Tuesday, January 13, 2009

Junk Journalism

Cheese — it's grosser than you thought - LiveScience

Click the hyperlink and you will be led to a piece of writing that, if it does not make your blood boil, will certainly cause you to question the intellectual credentials of the author or, in all fairness, her editors. At first blush it appears to be an "ew gross" treatment of the subject of "how cheese is made" that is aimed at kids and none-too-worldly-adult adults. Consider the opening sentence

"Cheese makes some foodies jump up and down like little kids, but behind that heavenly taste and texture lie bacteria, mammal stomach lining, pesticides and pure fat."

Okay, none of us want to ingest pesticides (more likely fungicides if you read the article carefully) but why should anyone be worried about bacteria and "mammal stomach lining" (rennet) and pure fat? Whoever wrote this is either a covert vegan or an over eager wannabe writer who is unwittingly playing into the hands of the same people who want to stop people from using animals for anything other than visual distraction and who refer to milk as "pus" and "the excretion of bovine mammary glands" in order to gross out potential recruits.

10 comments:

Bob said...

I think you nailed it.

She's a transparently covert vegan agitpropagator.

Witness the 3rd sentence from the end -

Other ways to get your calcium fix include eating the following foods: fortified grains, kale, collard greens, mustard greens, cabbage, kelp, seaweed, watercress, chickpeas, broccoli, red beans, soybeans, tofu, seeds and raw nuts.

Bob said...

She apparently forgot that sea kittens are also a good source of calcium.

Jay said...

sounds like the "Skinny Bitch" folks at work. Had friends that stopped cheese for 2 months due to the "pus" in all dairy products. They "learned" this "fact" from the book Skinny Bitch by Rory Freedman and Kim Barnouin. Neither of them are nutritionists, nor does the word vegan feature prominently in their message, but all animal products are found to have "gross" aspects. sigh...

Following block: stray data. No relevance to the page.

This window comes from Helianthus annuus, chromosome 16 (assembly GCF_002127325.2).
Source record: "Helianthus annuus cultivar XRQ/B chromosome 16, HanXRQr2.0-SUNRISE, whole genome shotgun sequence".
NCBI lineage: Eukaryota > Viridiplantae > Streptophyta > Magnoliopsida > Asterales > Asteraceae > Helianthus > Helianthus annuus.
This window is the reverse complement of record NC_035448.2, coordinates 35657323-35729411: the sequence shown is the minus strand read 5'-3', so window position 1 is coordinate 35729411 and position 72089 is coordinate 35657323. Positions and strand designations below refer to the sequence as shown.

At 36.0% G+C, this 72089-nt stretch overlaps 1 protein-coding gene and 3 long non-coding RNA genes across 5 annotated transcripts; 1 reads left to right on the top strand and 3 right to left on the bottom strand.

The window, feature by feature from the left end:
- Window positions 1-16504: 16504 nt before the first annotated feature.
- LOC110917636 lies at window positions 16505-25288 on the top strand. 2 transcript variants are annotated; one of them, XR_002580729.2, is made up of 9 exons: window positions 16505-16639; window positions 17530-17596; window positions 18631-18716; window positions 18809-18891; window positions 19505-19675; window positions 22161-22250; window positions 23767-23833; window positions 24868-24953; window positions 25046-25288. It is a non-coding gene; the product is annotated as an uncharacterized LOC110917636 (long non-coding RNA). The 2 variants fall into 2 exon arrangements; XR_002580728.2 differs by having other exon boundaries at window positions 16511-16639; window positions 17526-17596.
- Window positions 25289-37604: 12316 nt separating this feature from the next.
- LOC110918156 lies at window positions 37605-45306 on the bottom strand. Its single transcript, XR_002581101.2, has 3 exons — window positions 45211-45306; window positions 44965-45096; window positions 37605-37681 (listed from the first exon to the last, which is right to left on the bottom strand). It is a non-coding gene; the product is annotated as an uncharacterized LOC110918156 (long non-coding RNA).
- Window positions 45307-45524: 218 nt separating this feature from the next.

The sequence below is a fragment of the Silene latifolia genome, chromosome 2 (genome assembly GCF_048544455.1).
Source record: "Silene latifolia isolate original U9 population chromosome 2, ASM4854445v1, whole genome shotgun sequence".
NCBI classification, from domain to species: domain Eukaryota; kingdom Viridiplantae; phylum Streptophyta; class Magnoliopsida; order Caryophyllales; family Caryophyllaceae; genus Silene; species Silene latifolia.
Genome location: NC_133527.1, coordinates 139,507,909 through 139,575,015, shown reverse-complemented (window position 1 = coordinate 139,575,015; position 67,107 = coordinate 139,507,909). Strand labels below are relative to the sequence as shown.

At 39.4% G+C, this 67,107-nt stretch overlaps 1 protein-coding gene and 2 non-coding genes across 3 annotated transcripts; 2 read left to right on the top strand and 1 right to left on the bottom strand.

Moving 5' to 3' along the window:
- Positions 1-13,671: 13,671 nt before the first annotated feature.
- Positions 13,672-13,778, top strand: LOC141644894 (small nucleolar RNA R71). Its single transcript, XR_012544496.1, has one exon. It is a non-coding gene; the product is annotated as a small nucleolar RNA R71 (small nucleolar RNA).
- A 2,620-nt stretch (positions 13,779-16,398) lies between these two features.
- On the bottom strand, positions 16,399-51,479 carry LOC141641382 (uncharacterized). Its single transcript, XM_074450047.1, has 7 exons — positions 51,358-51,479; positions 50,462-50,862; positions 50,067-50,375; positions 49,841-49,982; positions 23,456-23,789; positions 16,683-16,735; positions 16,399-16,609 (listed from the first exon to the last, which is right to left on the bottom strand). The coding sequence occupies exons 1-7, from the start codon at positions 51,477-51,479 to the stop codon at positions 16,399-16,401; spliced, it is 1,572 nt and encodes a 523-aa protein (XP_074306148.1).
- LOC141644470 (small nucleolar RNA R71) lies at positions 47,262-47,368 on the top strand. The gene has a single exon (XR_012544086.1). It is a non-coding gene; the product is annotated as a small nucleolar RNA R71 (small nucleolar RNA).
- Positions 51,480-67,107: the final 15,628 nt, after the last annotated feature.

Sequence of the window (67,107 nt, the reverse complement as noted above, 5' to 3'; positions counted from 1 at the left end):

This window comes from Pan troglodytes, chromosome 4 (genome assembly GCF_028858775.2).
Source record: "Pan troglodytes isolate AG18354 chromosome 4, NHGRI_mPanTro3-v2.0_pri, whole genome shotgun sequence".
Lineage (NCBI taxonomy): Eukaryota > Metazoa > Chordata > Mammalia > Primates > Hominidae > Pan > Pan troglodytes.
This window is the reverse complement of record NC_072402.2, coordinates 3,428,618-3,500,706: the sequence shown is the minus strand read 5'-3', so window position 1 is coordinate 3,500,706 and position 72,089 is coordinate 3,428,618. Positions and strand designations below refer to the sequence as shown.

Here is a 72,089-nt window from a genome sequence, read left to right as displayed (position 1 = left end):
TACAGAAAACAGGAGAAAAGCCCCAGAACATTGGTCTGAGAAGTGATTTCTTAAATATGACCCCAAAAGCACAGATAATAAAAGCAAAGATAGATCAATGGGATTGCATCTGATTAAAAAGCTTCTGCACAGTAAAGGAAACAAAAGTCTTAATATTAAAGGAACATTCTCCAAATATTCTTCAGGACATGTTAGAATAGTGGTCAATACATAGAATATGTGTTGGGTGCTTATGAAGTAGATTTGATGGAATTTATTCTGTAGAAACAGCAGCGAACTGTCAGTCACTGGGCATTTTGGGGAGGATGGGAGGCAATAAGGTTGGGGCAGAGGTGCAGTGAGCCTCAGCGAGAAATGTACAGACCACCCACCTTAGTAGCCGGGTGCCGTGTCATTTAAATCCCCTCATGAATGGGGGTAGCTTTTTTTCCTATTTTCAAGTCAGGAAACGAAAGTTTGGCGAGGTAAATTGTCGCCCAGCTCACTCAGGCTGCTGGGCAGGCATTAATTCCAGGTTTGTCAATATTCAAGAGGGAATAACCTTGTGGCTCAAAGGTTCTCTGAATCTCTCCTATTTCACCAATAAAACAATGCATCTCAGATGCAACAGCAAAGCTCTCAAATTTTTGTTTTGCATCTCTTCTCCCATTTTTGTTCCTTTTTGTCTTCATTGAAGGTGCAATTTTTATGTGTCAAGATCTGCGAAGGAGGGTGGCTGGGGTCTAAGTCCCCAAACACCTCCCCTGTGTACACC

Don Luis said...

Consider another highly-scientific article by the same author:

The Stink in Farts Controls Blood Pressure

Here's the first line:

"The unpleasant aroma of the gas, called hydrogen sulfide (H2S), can be a little too familiar, as it is expelled by bacteria living in the human colon and eventually makes its way, well, out."

I can't help but wonder whether the bacteria living in my colon are the same ones that were in the Vermont cheddar I ate last night...

I'm convinced: no more cheese or farting for me.

LMH said...

As a scientist, it always infuriates me when people are not clear about the facts. Maybe they think they are "making a good story", but for the most part they are propagating misconceptions.

And I'm even a mostly vegetarian (because local meat on a graduate student budget is more of a luxury than a staple), health conscious sort of person. Just because cheese contains bacteria, that doesn't mean it's "gross" - I'd like to see the author try to digest some food with out her bacteria!

ggmora said...

Wow. It's a wonder I'm still alive.

Cameron Siguenza said...

So glad you posted this - I read this a few days ago and had the same thoughts.

1) Bacteria is everywhere
2) Some bacteria is harmful but some is healthful!
3) Take a biology course or 3 before writing another horrible article.
4) Who authorized this article, it reads like an opinion piece in a high school newspaper.

I plan to eat lots of cheese tonight, delicious, healthy and nutritious cheese.

Larbo said...

Bacteria aren't gross; bacteria r us!

A few months age, the WSJ published a good science article, called "The Body as Bacterial Landlord." It pointed out that microbes in and on our bodies outnumber our own cells ten to one. 10,000 microbes per square centimeter of skin; up to a million per square centimeter under the skin. An estimated 500 species of bacteria in our guts alone!

The scientists quoted all point out that we're more than "home" to all these microbes. They are part of us and perform work for our bodies that we're only beginning to understand.

Long live real cheese!

Cameron Siguenza said...

I sent letters to both MSNBC feedback

http://www.msnbc.msn.com/id/28037762/

as well as the I love cheese group that is part of the Dairy industries assocation umbrella.

Contact link at bottom of page

http://www.ilovecheese.com/

I basically wrote them variations of this. Sore neck/back at the moment so not writing flawlessly. Heh

I believe this article is an example of fairly poor journalism. The person is negative about cheese, without explaining any of the benefits of cheese or dairy. It seems like a vegan position on animal husbandry and lacks balance or objectivity. We are losing connection with our foods and heritage when slanted articles appear unchallenged.

This is a short article. I invite you to read it and hopefully take some action, or at least send in your feedback

Cameron Siguenza said...

Oh - I meant to add that the bottom part was my message to both entities.